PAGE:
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Thread: patulous eustachian tube??

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    Default patulous eustachian tube??

    Ok, so for the last week or so I have been having this feeling like I'm breathing through my ears, and talking through them. It makes my voice sound REALLY loud in my head and then I try and talk quiet and nobody can hear me. It's hurting my ears!! I've had this problem on and off for years and years but never for a week straight before. And NOBODY believes me! I even had my friend listen for air coming from my ear cuz I was totally sure it was actually coming out. But anyway, long story short, it was driving me nuts so I typed in "breath through ears" into google and to my surprise there's actually other people out there with this problem! It's called patulous eustachian tube. The info I found on it says they don't know the specific cause of it, but basically your eustachian tube doesn't close properly or just gets stuck open. I found info that it might be related to connective tissue problems. I have a lot of connective tissue problems and pain from my, well, still undiagnosed, but possible lupus. And for the past week or so I have also been swelling throughout my body, kidney pain, joints, ribs swelling, and just feeling tired. I guess I'm in a bit of a flare up... although not as severe as I usually am. Does anyone else have this problem?? I'm wondering if it's just another symptom of my flares... does lupus cause this patulous eustachian tube problem?

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    That's a new one to me. I've had ear infections and once (pre-lupus) labrynthitis. But the issue you describe is something I haven't expereinced.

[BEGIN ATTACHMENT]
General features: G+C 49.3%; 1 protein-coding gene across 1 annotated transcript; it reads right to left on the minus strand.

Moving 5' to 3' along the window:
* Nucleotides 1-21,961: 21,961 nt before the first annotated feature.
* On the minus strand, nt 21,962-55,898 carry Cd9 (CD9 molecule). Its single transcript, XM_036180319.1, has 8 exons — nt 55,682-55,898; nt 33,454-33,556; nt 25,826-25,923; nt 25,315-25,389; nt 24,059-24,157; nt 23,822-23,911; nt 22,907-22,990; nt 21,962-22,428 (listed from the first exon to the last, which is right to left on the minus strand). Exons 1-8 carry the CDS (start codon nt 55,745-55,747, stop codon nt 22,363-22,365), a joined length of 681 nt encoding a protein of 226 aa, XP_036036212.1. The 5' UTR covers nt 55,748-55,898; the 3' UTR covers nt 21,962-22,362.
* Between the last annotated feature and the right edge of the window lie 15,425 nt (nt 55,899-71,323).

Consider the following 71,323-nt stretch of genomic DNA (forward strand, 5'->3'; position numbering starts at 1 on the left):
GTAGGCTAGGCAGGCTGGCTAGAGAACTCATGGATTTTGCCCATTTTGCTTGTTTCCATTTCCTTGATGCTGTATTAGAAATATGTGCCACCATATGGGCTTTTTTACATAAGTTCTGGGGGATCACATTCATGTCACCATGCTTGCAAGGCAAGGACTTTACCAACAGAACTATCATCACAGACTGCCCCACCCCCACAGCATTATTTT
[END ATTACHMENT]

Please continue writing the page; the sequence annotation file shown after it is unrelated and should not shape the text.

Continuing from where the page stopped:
I hope your flare subsides quickly, ermerrif!

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    It has been found that there is definitely an association between pregnancy and patulous ET. One possible explanation for the "pregnancy link" has to do with the general softening of certain connective tissues that occurs during pregnancy. This is a direct result of the hormonal shifts of pregnancy.
    There is also a clear association with weight loss. Even weight losses as trivial as 10 pounds or less can cause patulous ET. It is believed that there is some fat surrounding the ET; perhaps this fat helps to keep the ET in its usual (closed) condition. Lose the fat, and the ET flops open.
    There is also a relationship with allergy, it is an inverse one. People with allergies report that their patulous ET routinely improved during an allergy season. This may be because allergies cause mucosal edema (swelling of the tissues of the nose and throat) and this will tend to close the opening of the Eustachian tube, which is immediately behind the nasal cavity, high in the throat. Some patients find relief when lying down, putting the head between their knees or taking spirits,during catching cold

    Eustachian tube disorders are catergorized into obstructive disorders, and disorders of abnormal patency.
    Obstructive disorders can be mechanical or functional. Mechanical obstruction can be due to factors such as mucosal inflammation due to allergy or infection. Extrinsic obstruction can be physiologic such as when the patient is supine, or may be caused by a mass lesion such as a neoplasm or an adenoidal mass.
    Functional obstruction results from persistent collapse of the eustachian tube due to increased tubal compliance, an abnormal opening mechanism, or both. Functional obstruction is more common in infants and young children, and in many cases can be related to normal or abnormal developmental factors.
    Many medical regimens have been described including using agents that produce intraluminal and extraluminal swelling, including: insufflation of boric acid and salicylate powder, an application of nitric acid and phenol, oral administration of saturated solution of potassium iodide (10 drops in juice TID), premarin nasal spray (25 mg in 30 cc NS).


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